Ted Danson, a longtime environmental activist focused on the oceans, says that he’s actually optimistic action will be taken despite dire warnings about climate change and other threats like overfishing and offshore oil drilling.
“I am not just spinning this, the state of the oceans now needs a lot of work, but for the first time in the 35 years I have been doing this, I see that there is a way to do it, and people’s attention is beginning to be focused on it, and the will to do it is there for the first time,” Danson tells Variety‘s “PopPolitics” on SiriusXM.
He’s less enthusiastic that such environmental concerns will become talking points in the 2016 campaign. “You know, I’d be excited to see a talking point about anything, to be honest,” Danson says, noting that the race so far “is all entertainment right now and has very little to do with substance.”
When it comes to overfishing, he pointed to Oceana’s effort to press for changes in the top 20 “fishing nations” by going “country by country” to establish catch limits and habitat protection to help the population recover.
“It was really more of the logic of, ‘This what we have been doing, this is how you do it.’ And you can go country by country. You don’t need another United Nations, another unwieldy international body, to do it,” he says.
The dire predictions about climate change actually can have the effect of being so overwhelming that it is easier to just ignore it. Danson says that when it comes to activism, what he’s found is “you do the best you can, and you need to do it with a light heart and some joy, or you will drop out. You will become overwhelmed.”
Danson says that to get attention for a cause, what he’s learned is you “have to humanize the situation, put a human face to it, and all of the sudden people are now understanding it, getting behind it and funding it in a very big way.”
Danson and his wife Mary Steenburgen are longtime friends and supporters of Bill and Hillary Clinton, but he says that at this point of the campaign, “everyone wants to make it a horse race right now, so let’s talk about e-mails.”
“If you are really concerned about the e-mails, I am probably not going to change your mind because you probably have a mindset about Hillary Clinton,” he says. “But if you are not totally locked in to your beliefs there, then take all of the resumes of everyone running for president of the United States, the leader of the free world. Black out the name on top and just look at the resumes and tell me who you want to lead the armed services, be president of the United States and to lead this country. I think the answer is pretty obvious.”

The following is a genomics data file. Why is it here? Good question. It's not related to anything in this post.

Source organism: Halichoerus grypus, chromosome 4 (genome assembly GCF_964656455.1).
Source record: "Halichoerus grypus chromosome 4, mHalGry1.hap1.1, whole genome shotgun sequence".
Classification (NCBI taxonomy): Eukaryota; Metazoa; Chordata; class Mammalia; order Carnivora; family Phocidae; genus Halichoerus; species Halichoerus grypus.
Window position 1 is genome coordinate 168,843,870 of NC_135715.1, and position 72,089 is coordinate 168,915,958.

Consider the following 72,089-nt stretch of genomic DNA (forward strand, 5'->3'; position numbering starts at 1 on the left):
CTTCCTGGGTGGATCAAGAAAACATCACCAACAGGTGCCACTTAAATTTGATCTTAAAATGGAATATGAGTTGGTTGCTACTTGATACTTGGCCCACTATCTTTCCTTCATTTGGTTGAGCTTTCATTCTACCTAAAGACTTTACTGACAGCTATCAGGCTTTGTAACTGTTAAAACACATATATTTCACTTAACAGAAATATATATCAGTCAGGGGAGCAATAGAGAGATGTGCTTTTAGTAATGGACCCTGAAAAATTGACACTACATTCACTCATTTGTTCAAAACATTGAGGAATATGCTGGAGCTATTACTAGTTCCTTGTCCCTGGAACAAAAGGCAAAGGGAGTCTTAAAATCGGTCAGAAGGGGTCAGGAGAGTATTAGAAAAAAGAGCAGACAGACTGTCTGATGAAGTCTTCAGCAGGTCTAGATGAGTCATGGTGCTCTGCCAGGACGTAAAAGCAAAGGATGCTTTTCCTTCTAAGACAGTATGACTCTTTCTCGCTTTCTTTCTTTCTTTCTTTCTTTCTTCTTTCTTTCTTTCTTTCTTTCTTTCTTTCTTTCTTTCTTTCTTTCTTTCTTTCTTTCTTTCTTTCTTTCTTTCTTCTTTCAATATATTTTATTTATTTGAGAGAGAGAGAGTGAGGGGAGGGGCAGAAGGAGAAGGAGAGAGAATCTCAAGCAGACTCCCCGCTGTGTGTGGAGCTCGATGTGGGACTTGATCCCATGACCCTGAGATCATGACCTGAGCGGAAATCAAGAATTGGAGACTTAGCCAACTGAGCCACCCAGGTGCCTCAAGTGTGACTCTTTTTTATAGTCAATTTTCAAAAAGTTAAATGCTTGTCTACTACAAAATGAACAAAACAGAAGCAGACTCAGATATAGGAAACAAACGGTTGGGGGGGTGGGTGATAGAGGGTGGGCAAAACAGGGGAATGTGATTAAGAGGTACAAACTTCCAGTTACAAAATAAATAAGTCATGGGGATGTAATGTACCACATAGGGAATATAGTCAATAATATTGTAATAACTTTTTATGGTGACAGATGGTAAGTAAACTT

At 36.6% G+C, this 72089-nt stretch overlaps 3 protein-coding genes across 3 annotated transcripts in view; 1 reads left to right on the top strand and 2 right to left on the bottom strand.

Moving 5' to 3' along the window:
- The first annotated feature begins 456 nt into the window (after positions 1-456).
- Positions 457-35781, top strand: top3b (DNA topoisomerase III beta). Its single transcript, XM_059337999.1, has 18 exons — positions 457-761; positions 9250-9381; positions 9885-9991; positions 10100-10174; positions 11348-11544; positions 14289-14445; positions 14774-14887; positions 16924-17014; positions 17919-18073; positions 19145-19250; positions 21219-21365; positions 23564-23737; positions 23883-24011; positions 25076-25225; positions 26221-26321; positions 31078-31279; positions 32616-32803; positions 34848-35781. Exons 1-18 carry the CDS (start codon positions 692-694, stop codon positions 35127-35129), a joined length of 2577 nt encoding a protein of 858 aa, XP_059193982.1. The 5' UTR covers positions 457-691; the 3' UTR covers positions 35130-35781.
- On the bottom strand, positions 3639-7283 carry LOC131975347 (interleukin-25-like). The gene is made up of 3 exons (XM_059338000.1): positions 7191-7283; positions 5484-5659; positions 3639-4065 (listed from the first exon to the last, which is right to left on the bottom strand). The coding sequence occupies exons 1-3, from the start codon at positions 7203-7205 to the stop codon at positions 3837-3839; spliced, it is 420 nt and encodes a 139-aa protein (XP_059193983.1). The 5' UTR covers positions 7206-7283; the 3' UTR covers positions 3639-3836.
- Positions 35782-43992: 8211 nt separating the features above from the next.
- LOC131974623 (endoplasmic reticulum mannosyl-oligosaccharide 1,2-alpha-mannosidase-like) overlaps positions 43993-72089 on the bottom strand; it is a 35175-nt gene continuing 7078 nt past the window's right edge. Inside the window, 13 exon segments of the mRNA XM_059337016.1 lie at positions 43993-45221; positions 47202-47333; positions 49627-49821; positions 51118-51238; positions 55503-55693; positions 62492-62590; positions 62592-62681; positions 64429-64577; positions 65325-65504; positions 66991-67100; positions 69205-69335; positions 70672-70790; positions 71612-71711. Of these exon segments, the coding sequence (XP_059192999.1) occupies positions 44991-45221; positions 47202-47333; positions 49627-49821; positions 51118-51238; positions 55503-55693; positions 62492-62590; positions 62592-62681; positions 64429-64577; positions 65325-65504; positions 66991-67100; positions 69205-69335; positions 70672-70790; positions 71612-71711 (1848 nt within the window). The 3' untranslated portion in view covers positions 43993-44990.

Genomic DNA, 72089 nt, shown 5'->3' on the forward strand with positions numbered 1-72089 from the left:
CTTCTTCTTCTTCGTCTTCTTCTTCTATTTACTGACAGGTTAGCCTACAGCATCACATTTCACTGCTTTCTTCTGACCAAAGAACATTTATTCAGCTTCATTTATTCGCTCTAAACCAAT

Michael Isikoff, chief investigative correspondent for Yahoo News, talks about his documentary “Uniquely Nasty: The U.S. Government’s War on Gays.” The project, which screened recently at USC and at the National Archives, mined government memos from the 1950s and ’60s to tell the story of the FBI’s “sex deviates” program, which collected files on the sex lives of American citizens. It also shows how gays and lesbians were barred from working in the government and were deemed a national security risk in executive directives that were not officially lifted until the 1990s. “Uniquely Nasty” is available online here, and features the voices of Matt Bomer and George Takei.
The Pope’s Popularity
Josh Ginsberg, CEO of Zignal Labs, talks about the overwhelming attention that Pope Francis received in the media during his visit to the United States, and how that played out the week afterward, when it was revealed that he met with Kentucky clerk Kim Davis. Ginsberg also talks about whether campaign strategies to bypass traditional media for late-night and daytime talk shows are proving to be effective.
“PopPolitics,” hosted by Variety’s Ted Johnson, airs Thursdays at 2 p.m. ET/11 a.m. PT on SiriusXM’s political channel POTUS. It also is replayed on Sunday at noon ET/9 a.m. PT, and available on demand.